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The humble chip.
It's so delicious.
But not easy to perfect.
When you're making them at home, I'm going to show a little trick
to get them just right.
What I've got here is a couple of different types of potatoes.
These are just brushed potatoes. Actually, the variety's creme royale.
It's a really nice one to fry.
You can either peel them
and then what I always do is just...
..I sort of turn it into a box, if that makes any sense.
I cut around it and just even up the sides
so you don't have too much of inconsistency
when you actually are cutting them.
So I cut through it like that.
And the same again there.
I don't throw this away because you can use these little off-cuts
to thicken a soup or to use in another way in the kitchen.
And then when it comes to cutting them,
you just go down and again.
And then I have these beautiful consistent shaped and sized chips.
But if you're going to leave the skin on, do the same thing.
Just go ahead and just sort of trim up the edges of the potato
so it looks more like a rectangle than an oval.
Like that.
And then you can go ahead and cut the desired thickness.
The thinner you cut the chips, the crispier they'll get.
They'll also absorb more oil,
so the thicker they are, the healthier they are.
What you do next is a little surprising.
You're going to cook them in water first. OK?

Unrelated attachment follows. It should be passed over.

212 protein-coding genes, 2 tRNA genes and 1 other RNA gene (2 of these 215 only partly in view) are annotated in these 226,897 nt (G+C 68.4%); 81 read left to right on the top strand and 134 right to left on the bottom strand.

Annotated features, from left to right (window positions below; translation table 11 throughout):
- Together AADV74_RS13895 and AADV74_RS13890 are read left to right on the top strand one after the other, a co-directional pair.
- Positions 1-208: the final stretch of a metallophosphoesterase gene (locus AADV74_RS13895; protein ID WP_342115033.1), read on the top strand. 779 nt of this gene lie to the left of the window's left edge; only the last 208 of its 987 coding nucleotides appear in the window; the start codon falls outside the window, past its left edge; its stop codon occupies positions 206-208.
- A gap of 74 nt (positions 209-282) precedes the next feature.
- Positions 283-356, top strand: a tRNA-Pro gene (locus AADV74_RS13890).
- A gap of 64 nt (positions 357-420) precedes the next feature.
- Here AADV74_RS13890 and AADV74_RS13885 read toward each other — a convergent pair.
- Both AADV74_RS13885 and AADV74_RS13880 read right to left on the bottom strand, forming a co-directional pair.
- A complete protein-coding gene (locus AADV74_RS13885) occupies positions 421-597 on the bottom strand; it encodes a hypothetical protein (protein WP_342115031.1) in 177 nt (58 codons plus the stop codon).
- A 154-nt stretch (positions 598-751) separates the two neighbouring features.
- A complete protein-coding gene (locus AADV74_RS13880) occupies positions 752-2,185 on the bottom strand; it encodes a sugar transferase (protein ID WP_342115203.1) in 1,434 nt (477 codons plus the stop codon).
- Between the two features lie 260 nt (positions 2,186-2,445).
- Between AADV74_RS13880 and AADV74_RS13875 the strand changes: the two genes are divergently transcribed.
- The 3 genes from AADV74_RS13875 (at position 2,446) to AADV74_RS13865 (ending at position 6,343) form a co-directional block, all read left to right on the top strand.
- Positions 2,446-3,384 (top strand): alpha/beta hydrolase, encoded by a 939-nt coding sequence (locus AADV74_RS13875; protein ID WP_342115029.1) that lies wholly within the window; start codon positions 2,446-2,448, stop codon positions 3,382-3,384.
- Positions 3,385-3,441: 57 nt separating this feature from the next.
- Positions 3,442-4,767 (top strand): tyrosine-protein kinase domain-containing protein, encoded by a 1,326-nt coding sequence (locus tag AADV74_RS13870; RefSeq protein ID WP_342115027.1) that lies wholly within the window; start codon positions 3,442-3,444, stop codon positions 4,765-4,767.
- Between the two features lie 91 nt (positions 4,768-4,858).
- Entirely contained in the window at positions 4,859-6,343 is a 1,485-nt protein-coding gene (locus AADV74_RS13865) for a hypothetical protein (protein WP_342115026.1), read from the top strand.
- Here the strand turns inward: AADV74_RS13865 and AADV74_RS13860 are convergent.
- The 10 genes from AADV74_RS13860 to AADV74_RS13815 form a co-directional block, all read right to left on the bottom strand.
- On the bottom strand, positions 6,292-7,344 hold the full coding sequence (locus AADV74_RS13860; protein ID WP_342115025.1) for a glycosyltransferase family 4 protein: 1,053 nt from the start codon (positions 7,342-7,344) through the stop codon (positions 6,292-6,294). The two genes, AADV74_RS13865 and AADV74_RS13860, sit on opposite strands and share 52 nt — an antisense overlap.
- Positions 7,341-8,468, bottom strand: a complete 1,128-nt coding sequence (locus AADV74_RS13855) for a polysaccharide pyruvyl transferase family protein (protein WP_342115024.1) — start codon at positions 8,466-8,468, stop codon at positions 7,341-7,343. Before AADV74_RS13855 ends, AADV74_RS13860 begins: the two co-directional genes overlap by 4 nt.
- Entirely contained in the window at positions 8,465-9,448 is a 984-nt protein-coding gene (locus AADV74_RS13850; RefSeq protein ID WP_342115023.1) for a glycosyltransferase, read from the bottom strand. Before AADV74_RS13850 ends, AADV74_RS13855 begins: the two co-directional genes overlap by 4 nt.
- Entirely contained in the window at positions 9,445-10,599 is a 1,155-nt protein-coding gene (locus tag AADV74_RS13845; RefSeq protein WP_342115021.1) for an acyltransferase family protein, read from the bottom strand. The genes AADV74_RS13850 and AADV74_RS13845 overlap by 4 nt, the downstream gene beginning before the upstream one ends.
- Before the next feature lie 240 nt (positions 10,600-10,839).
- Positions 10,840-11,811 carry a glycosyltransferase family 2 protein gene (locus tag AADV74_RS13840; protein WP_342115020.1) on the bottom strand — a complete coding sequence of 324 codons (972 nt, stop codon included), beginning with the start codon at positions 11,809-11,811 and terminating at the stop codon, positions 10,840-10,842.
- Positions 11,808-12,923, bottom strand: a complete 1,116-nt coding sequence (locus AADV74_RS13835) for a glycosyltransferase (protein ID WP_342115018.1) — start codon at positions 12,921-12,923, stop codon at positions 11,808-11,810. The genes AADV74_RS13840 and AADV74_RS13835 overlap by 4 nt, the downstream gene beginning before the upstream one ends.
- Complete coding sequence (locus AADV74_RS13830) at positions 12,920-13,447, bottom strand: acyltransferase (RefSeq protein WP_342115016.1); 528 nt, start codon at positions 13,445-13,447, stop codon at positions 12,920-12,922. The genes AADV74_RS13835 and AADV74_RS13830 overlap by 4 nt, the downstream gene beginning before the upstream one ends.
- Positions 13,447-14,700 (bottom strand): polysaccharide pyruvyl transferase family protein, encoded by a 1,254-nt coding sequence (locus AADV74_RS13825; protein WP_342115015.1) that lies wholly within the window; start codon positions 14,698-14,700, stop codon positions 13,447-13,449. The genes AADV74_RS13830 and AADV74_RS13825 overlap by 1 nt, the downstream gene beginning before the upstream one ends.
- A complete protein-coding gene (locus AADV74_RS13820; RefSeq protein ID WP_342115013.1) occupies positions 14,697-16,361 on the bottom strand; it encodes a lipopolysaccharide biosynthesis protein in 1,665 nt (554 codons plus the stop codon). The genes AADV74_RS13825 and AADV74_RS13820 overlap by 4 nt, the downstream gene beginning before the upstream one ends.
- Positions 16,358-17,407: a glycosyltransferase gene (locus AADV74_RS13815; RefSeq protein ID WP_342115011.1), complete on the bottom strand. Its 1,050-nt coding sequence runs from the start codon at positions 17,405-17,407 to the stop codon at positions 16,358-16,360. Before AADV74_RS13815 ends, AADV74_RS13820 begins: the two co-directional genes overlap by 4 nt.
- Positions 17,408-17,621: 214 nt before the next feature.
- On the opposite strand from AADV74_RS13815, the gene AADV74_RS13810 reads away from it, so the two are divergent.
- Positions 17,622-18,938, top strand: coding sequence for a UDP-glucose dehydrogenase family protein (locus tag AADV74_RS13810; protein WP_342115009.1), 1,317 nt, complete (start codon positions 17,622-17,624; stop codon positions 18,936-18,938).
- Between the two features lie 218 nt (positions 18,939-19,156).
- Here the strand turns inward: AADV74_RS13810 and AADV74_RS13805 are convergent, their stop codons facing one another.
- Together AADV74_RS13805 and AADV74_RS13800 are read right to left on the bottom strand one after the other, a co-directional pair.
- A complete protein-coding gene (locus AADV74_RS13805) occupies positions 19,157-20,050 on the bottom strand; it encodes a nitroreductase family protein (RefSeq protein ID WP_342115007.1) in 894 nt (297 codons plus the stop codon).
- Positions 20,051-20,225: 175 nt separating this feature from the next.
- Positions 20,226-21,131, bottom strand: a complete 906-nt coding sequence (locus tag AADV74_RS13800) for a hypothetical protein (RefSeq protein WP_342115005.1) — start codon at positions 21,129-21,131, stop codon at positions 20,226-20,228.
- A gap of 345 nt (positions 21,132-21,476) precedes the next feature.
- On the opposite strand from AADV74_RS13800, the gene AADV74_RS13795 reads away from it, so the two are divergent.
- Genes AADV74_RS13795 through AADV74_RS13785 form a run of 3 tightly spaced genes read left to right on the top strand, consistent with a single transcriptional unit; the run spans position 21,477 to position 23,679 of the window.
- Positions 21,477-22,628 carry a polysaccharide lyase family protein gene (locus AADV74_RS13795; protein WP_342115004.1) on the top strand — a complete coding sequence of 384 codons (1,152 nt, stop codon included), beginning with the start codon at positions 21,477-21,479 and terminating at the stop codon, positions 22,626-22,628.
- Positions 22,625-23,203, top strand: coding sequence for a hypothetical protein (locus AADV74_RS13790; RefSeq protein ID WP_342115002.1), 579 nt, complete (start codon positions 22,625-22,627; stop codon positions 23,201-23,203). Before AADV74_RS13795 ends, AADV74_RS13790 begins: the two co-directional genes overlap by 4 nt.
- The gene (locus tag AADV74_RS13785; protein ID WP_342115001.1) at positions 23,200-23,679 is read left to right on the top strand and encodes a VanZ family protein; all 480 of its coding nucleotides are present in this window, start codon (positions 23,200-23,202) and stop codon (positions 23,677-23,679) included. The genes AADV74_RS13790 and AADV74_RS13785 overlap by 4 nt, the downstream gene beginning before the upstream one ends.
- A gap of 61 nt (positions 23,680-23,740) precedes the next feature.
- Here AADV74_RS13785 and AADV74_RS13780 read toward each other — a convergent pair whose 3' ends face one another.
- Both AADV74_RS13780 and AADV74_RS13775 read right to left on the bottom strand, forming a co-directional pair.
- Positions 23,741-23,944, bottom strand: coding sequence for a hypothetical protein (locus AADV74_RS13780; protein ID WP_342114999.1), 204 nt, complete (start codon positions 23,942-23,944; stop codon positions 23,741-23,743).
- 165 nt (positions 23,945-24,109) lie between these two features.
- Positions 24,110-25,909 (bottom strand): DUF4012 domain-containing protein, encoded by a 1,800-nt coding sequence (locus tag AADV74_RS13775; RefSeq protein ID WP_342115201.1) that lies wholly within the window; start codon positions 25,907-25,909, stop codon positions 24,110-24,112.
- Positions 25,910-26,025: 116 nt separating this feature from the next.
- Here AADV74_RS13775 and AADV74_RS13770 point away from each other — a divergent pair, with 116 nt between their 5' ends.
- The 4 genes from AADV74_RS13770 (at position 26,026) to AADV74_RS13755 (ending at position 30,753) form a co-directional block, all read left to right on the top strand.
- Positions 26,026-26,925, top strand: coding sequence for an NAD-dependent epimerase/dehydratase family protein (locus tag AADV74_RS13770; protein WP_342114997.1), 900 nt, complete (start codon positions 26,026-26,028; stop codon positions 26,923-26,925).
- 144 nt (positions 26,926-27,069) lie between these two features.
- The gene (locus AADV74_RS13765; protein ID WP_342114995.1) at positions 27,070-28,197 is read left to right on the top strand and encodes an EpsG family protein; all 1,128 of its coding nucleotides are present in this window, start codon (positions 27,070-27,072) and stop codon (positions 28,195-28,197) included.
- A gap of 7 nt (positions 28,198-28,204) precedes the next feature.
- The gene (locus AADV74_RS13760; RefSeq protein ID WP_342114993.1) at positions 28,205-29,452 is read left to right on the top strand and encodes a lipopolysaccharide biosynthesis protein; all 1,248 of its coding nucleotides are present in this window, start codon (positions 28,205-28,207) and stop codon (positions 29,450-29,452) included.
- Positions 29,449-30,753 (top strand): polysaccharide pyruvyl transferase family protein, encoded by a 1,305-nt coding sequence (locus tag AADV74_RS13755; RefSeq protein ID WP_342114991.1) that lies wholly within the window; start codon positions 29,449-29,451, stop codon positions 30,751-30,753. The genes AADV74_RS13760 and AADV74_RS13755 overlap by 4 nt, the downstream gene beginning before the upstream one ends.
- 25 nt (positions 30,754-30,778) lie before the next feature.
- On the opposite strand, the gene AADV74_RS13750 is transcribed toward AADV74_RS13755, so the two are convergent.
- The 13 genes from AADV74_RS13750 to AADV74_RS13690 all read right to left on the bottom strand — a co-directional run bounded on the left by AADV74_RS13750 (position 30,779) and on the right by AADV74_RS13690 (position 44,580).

They're going to be cooked in boiling water, which I have right here,
for about two minutes
and then we take them out, dry them and then fry them.
The reason for doing that is they absorb less oil
and it allows the outside to go beautiful and crispy,
where if we threw them straight into the oil,
eventually they go a little soggy.
I'm going to cheat right now. I've already done some.
If you have a look at these, I've got three different varieties, really.
So I've got some really thick ones.
Some here that are a little thinner.
And then of course these little guys. These little shoestrings.
Now, really important, you don't get your oil too hot
but you need to get it hot enough.
So you have to get it to 190 degrees or 375 Fahrenheit.
Don't overfill the pot. You only want to fill it about halfway.
Because the water in the potato
and the water on the outside of the potato
will react to the oil, so it will bubble up.
So if your oil's too high, there's a chance it will bubble over.
I've got a little thermometer that I stick in the side.
If you don't have one of those, here's how you do it.
You just drop one potato in, still hold it.
See how that took a few seconds to start bubbling? It shouldn't.
It should almost happen instantly.
And that's because my oil isn't quite hot enough yet.
It's probably about 180 at the moment and I need it to be 190.
Now my oil's at 190 degrees, or 375,
so I'm going to put my potatoes in.
It's always a good idea just to put a couple in to start off
and you'll see how those potatoes are going to react to the oil
and you don't want it to be too crazy and bubble over.
You can't see it's quite fierce.
So imagine if we'd filled that oil right up,
there's a chance it would bubble over.
So I can't emphasise enough - be sure to fry safely. OK.